Pascal Rabaté’s Street View is a fascinating art object, a creative take on storytelling that uses format to drive the reader’s attention. It’s an accordion book, a set of painted double-page spreads between two cardboard boards that can be read through one way, showing daytime scenes, and then flipped over to see the evenings. Each sheds new light on the others.
Each image is a straight-on shot of four buildings. As in Hitchcock’s Rear Window, we watch the inhabitants across the street as they go about their business. The Hitchcock reference is quite intentional, since a bald, pudgy man in a dark suit appears in the first image, and one of the “characters” is having his own film festival that includes Vertigo and North by Northwest.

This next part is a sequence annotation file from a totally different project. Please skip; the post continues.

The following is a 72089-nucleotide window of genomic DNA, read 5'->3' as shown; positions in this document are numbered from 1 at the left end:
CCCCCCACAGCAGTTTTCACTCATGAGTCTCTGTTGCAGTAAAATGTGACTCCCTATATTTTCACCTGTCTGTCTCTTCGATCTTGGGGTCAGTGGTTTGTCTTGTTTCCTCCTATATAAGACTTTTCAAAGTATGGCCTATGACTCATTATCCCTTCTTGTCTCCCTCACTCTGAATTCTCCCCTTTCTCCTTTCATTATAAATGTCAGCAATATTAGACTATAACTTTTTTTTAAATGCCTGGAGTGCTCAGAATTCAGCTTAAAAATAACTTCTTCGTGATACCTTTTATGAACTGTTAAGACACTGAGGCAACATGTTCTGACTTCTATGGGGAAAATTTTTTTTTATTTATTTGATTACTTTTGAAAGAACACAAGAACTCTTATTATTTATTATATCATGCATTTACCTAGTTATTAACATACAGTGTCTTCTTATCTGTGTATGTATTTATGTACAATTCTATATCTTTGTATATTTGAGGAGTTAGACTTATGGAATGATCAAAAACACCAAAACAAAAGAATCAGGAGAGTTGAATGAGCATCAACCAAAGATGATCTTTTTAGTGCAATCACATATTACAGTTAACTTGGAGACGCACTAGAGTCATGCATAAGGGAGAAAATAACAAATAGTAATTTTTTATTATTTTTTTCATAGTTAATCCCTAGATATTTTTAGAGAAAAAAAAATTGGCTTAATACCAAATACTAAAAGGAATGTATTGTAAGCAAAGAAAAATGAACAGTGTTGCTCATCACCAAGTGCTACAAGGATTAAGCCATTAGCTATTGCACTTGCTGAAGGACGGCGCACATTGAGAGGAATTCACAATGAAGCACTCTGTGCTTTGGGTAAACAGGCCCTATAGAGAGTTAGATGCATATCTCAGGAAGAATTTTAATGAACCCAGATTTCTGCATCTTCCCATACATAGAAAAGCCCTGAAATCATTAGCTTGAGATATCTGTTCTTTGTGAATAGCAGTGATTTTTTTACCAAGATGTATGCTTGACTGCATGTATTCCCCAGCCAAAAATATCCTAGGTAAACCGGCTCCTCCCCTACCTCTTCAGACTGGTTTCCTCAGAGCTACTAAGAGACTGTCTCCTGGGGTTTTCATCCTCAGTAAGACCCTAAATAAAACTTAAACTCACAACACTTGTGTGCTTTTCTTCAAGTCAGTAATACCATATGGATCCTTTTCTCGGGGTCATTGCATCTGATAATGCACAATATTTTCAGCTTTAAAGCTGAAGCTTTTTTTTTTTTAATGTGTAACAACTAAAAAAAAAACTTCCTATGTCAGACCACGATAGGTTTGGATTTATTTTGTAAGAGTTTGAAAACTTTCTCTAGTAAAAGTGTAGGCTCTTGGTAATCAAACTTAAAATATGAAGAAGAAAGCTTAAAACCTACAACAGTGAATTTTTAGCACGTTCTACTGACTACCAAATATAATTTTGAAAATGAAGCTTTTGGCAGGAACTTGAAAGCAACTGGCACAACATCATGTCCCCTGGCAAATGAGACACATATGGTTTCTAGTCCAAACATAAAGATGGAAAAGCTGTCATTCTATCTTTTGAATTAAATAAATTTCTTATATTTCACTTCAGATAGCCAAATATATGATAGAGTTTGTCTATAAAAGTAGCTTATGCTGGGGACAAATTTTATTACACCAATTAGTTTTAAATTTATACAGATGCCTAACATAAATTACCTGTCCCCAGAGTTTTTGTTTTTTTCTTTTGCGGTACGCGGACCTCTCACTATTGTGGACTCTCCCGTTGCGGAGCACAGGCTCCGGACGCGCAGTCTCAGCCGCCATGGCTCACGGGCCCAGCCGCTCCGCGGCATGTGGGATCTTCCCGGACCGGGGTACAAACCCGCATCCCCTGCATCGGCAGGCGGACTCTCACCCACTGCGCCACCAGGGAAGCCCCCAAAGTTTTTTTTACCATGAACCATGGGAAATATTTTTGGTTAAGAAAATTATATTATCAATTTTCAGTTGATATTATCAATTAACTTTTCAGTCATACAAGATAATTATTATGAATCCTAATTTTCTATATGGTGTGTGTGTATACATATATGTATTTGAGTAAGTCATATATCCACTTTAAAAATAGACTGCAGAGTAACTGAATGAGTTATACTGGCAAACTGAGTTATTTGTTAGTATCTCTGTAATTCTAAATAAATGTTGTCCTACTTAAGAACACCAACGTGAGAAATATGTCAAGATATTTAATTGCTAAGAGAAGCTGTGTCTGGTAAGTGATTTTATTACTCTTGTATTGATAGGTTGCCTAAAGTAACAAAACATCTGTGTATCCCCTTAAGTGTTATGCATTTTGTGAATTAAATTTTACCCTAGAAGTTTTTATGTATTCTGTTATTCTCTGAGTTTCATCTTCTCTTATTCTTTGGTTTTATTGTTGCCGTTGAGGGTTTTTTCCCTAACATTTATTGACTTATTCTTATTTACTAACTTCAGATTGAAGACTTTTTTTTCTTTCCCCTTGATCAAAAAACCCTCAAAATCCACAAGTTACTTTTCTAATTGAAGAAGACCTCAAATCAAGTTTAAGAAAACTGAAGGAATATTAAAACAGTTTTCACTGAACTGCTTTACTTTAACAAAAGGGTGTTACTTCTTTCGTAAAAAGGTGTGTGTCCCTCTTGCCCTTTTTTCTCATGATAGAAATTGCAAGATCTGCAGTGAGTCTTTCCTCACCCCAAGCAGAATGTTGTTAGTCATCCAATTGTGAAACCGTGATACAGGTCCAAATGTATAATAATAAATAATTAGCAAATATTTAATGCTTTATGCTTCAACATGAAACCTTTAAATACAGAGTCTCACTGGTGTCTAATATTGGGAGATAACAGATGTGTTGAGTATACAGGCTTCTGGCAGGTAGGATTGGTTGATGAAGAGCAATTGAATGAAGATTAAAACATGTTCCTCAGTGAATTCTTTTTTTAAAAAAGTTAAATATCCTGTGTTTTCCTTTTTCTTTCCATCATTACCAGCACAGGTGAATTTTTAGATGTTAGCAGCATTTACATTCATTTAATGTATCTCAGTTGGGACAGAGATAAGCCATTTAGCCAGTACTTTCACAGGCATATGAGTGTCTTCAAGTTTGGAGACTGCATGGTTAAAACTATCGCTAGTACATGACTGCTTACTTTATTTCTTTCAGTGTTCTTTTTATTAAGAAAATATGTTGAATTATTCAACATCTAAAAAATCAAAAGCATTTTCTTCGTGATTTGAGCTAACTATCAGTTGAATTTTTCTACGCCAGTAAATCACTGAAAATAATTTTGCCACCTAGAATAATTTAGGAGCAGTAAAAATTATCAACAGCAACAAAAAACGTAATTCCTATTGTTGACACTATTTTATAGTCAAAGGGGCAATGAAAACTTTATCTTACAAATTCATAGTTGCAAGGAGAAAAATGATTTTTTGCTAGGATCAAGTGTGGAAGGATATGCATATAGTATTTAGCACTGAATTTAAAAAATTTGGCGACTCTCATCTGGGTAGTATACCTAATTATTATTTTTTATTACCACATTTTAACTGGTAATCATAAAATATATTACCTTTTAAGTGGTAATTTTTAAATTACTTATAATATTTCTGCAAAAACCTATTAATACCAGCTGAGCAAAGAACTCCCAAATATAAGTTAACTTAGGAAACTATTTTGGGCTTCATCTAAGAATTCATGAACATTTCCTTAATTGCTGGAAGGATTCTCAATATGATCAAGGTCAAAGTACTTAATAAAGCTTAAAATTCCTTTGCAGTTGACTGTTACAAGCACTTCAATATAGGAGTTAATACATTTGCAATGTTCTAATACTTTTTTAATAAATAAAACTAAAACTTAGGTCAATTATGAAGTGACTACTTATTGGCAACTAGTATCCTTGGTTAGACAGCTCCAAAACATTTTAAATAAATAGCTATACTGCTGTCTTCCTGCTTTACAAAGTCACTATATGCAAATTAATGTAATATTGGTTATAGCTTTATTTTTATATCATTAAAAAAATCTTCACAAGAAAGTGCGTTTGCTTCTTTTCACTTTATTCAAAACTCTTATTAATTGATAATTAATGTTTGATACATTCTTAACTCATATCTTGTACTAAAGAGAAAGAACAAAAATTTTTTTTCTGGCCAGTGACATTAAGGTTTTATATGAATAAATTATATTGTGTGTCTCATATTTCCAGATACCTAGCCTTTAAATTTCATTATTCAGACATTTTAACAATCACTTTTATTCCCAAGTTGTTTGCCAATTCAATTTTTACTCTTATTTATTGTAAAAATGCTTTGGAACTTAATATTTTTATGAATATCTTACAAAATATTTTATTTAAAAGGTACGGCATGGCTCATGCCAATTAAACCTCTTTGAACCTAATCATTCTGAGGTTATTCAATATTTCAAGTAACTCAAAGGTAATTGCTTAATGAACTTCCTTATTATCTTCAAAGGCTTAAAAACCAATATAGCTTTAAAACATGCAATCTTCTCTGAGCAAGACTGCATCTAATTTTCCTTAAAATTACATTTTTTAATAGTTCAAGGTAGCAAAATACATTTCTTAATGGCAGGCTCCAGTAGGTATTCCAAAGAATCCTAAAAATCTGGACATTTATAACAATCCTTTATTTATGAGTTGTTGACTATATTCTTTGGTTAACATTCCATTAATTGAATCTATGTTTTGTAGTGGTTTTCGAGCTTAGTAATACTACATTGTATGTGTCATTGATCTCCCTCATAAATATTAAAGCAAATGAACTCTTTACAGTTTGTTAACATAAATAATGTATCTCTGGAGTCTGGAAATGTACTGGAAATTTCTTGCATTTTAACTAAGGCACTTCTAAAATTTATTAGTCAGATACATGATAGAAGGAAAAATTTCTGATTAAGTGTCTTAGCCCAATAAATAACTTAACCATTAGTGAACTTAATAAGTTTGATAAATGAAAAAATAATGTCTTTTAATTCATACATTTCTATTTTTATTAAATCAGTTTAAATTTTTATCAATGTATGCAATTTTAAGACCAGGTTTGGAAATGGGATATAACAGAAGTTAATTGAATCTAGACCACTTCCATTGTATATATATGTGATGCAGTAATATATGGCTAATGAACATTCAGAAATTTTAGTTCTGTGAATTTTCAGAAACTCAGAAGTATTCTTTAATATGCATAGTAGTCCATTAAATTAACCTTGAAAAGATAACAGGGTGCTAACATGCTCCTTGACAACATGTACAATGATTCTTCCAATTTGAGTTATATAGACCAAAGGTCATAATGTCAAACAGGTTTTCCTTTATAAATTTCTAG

Street View is Where’s Waldo? for adults, a fascinating puzzle that rewards the attention paid to it. You can take in the scene as a whole, or follow just one or two people through the sequence. I found some of the stories — a painter and his model, an unhappy couple — quite easy to comprehend, while others I’ll have to come back to and read again. (The publisher provided a review copy.)